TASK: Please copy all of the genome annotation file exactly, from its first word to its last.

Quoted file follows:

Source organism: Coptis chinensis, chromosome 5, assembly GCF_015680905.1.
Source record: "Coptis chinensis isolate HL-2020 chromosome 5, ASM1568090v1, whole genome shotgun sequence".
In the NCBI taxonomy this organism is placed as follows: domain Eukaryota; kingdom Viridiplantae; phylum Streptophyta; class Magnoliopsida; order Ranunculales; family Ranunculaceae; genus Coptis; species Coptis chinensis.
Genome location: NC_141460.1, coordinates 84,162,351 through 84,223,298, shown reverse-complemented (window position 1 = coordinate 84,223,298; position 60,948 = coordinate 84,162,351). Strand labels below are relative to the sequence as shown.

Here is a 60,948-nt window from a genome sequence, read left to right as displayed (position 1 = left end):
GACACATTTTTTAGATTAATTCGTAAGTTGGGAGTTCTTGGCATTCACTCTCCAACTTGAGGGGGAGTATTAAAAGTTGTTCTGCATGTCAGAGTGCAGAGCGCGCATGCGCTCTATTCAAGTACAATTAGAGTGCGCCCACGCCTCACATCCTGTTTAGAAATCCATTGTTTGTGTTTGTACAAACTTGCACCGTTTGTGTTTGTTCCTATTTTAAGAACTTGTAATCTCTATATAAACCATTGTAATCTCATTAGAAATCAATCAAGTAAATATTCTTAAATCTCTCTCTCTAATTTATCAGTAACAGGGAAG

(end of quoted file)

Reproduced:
Source organism: Coptis chinensis, chromosome 5, assembly GCF_015680905.1.
Source record: "Coptis chinensis isolate HL-2020 chromosome 5, ASM1568090v1, whole genome shotgun sequence".
In the NCBI taxonomy this organism is placed as follows: domain Eukaryota; kingdom Viridiplantae; phylum Streptophyta; class Magnoliopsida; order Ranunculales; family Ranunculaceae; genus Coptis; species Coptis chinensis.
Genome location: NC_141460.1, coordinates 84,162,351 through 84,223,298, shown reverse-complemented (window position 1 = coordinate 84,223,298; position 60,948 = coordinate 84,162,351). Strand labels below are relative to the sequence as shown.

Here is a 60,948-nt window from a genome sequence, read left to right as displayed (position 1 = left end):
GACACATTTTTTAGATTAATTCGTAAGTTGGGAGTTCTTGGCATTCACTCTCCAACTTGAGGGGGAGTATTAAAAGTTGTTCTGCATGTCAGAGTGCAGAGCGCGCATGCGCTCTATTCAAGTACAATTAGAGTGCGCCCACGCCTCACATCCTGTTTAGAAATCCATTGTTTGTGTTTGTACAAACTTGCACCGTTTGTGTTTGTTCCTATTTTAAGAACTTGTAATCTCTATATAAACCATTGTAATCTCATTAGAAATCAATCAAGTAAATATTCTTAAATCTCTCTCTCTAATTTATCAGTAACAGGGAAG